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An OS for "Everyone": Android 4.4 KitKat

With lower system requirements, less-intrusive UI, and touting improved power consumption, the latest version of Android is Google's attempt to create a mobile OS for everyone.

2013년 10월 31일

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There is more than one tech company on the block that can build up crazy anticipation for a new product release. About two months ago, Google announced Android 4.4, dubbed KitKat. (Yes the candy bar.) Then they released teaser videos.

The most perceptive of Android fans keyed in on Google's statement made on the Android KitKat page: "It's our goal with Android KitKat to make an amazing Android experience for everybody."

Did you catch that? Everybody! Enough guessing, Google finally released KitKat on Halloween (the biggest day of the year for KitKat candy bars and the day we all should have predicted for Android 4.4's release).

Here are some highlights:

Android for everyone Remember "everybody"? Google has reduced Android's memory usage, allowing it to run on devices with as little as 512MB of RAM. This means not only high-end smartphones can run this latest version of Android but also entry level devices, which are more prevalent around the rest of the world. This is a great play by Google to tighten its grip on the world  smartphone market and capture "the next billion smartphone users."

Immersive mode Immersive mode hides everything except what's most important to you. No more conspicuous icons sitting on the screen waiting to be accidentally tapped. Imagine reading an e-book with nothing but the book's page on screen.

A better listener Borrowing from the touchless voice search feature on the Moto X and Google Now, KitKat users can start things off from their home screen by simply saying "OK Google" to launch search, send a text, and more. And with improved speech recognition the OS will ask you for clarification if its unsure of what you're asking.

NFC Is Google Wallet coming back? KitKat emulates NFC-enabled payment and reward cards, allowing users to tap to initiate transactions with an app of their choice.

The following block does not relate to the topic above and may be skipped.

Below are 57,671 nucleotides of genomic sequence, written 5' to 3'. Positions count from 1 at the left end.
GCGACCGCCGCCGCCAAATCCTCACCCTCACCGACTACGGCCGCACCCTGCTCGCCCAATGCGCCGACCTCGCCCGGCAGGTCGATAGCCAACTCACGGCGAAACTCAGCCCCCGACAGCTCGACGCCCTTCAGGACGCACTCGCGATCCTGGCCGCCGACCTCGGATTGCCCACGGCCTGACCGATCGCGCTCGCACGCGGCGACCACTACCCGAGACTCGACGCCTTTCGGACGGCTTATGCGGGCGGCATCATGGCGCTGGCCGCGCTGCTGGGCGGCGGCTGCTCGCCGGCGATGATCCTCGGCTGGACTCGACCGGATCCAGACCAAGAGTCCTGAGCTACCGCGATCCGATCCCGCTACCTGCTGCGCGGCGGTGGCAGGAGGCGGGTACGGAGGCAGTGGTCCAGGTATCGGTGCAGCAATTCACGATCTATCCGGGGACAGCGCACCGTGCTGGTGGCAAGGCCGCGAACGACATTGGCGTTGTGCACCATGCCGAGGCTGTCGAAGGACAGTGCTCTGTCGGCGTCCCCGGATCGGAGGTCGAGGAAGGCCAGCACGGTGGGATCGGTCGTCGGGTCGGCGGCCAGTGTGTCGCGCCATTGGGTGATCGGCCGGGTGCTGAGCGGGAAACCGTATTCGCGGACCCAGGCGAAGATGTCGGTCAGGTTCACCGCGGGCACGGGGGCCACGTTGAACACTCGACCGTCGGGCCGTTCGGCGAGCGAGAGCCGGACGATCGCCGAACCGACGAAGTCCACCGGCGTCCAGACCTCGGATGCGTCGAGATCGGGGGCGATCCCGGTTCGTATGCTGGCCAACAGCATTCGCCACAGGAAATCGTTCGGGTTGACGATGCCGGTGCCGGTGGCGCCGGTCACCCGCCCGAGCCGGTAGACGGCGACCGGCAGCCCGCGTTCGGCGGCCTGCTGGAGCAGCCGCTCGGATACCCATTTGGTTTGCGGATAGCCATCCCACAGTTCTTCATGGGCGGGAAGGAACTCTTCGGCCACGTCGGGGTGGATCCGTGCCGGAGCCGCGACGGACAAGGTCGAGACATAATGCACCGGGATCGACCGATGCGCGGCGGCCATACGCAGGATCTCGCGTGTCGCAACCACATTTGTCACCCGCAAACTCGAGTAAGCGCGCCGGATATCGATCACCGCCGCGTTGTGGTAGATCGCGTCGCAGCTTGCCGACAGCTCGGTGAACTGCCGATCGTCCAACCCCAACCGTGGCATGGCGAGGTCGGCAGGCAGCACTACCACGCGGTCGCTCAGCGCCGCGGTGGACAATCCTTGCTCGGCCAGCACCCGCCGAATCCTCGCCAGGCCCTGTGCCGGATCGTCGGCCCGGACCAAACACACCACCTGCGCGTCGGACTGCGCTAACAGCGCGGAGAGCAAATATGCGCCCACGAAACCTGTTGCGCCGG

Printing Print from your Android apps over Wi-Fi or cloud-hosted services such as Google Cloud Print. With print-enabled apps, you can print any kind of document, image, or file  as well as perform a number of tasks including discover available printers, change paper sizes, choose specific pages to print, and more.

Improved battery life KitKat supports hardware sensor batching, which enables device hardware to collect and deliver sensor events efficiently in batches, rather than individually—dramatically reducing power consumption and saving your battery.

Athletic potential KitKat also supports two new composite sensors: step detector and step counter. We're already envisioning  a throng of new fitness apps.

Better contacts All the people you contact the most, prioritized. You can also search across your contacts, nearby places, and even Google Apps accounts, making it easier to locate and call contacts.

Caller ID Smarter, the way caller ID should be. If the caller is not in your contacts list, your phone looks for matches from businesses with a local listing on Google Maps.

All your messages in one place Using the Hangouts app, you can now keep all your SMS and MMS messages together in one place, along with your voice and video calls. The upside: you never miss a call, no matter how someone is trying to reach you.

For more info about KitKat, check out Google's official page.

Gotta have it?

KitKat will come standard the Nexus 5—a loaded device with a hi-res 5-inch display, Qualcomm Snapdragon 800 processor, 8MP OIS camera and more—which is available now for Sprint and T-Mobile (and at RadioShack, unlocked and sans contract starting at $349.) It's also available on Google Play in the U.S., Canada, U.K., Australia, France, Germany, Spain, Italy, Japan, Korea and soon, India.

KitKat will soon be available on the Nexus 4, 7, 10; the Samsung Galaxy S4; and HTC One Google Play edition devices.

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